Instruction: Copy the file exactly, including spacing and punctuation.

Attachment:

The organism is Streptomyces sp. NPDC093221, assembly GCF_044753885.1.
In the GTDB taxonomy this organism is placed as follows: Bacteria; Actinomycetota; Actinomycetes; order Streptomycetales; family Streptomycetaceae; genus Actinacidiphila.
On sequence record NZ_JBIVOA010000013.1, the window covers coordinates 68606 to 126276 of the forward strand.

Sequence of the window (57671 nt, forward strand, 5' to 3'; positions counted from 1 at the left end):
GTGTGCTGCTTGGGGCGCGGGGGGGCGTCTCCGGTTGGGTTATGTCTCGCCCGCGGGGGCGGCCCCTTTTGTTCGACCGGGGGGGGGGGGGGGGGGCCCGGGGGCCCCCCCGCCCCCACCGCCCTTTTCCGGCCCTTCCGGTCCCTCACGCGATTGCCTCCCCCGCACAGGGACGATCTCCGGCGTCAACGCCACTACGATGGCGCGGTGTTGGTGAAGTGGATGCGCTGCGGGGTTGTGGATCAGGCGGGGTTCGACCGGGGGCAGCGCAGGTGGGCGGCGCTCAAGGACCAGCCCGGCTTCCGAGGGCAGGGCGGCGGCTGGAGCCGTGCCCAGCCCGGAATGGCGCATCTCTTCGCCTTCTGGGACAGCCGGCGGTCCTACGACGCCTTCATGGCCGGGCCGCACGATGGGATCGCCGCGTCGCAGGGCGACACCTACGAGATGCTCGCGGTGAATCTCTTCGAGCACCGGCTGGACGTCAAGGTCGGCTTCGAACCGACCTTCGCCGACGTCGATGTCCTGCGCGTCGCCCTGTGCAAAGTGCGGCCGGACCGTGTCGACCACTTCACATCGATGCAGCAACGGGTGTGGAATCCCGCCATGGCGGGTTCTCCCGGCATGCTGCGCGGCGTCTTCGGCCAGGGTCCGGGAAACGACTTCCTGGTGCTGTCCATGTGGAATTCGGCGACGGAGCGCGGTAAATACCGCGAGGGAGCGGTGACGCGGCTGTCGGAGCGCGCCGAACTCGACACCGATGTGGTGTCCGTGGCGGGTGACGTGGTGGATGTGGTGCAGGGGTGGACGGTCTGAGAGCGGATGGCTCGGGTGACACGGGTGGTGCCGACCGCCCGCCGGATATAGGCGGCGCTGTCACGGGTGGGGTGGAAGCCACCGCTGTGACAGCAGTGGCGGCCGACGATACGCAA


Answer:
The organism is Streptomyces sp. NPDC093221, assembly GCF_044753885.1.
In the GTDB taxonomy this organism is placed as follows: Bacteria; Actinomycetota; Actinomycetes; order Streptomycetales; family Streptomycetaceae; genus Actinacidiphila.
On sequence record NZ_JBIVOA010000013.1, the window covers coordinates 68606 to 126276 of the forward strand.

Sequence of the window (57671 nt, forward strand, 5' to 3'; positions counted from 1 at the left end):
GTGTGCTGCTTGGGGCGCGGGGGGGCGTCTCCGGTTGGGTTATGTCTCGCCCGCGGGGGCGGCCCCTTTTGTTCGACCGGGGGGGGGGGGGGGGGGCCCGGGGGCCCCCCCGCCCCCACCGCCCTTTTCCGGCCCTTCCGGTCCCTCACGCGATTGCCTCCCCCGCACAGGGACGATCTCCGGCGTCAACGCCACTACGATGGCGCGGTGTTGGTGAAGTGGATGCGCTGCGGGGTTGTGGATCAGGCGGGGTTCGACCGGGGGCAGCGCAGGTGGGCGGCGCTCAAGGACCAGCCCGGCTTCCGAGGGCAGGGCGGCGGCTGGAGCCGTGCCCAGCCCGGAATGGCGCATCTCTTCGCCTTCTGGGACAGCCGGCGGTCCTACGACGCCTTCATGGCCGGGCCGCACGATGGGATCGCCGCGTCGCAGGGCGACACCTACGAGATGCTCGCGGTGAATCTCTTCGAGCACCGGCTGGACGTCAAGGTCGGCTTCGAACCGACCTTCGCCGACGTCGATGTCCTGCGCGTCGCCCTGTGCAAAGTGCGGCCGGACCGTGTCGACCACTTCACATCGATGCAGCAACGGGTGTGGAATCCCGCCATGGCGGGTTCTCCCGGCATGCTGCGCGGCGTCTTCGGCCAGGGTCCGGGAAACGACTTCCTGGTGCTGTCCATGTGGAATTCGGCGACGGAGCGCGGTAAATACCGCGAGGGAGCGGTGACGCGGCTGTCGGAGCGCGCCGAACTCGACACCGATGTGGTGTCCGTGGCGGGTGACGTGGTGGATGTGGTGCAGGGGTGGACGGTCTGAGAGCGGATGGCTCGGGTGACACGGGTGGTGCCGACCGCCCGCCGGATATAGGCGGCGCTGTCACGGGTGGGGTGGAAGCCACCGCTGTGACAGCAGTGGCGGCCGACGATACGCAA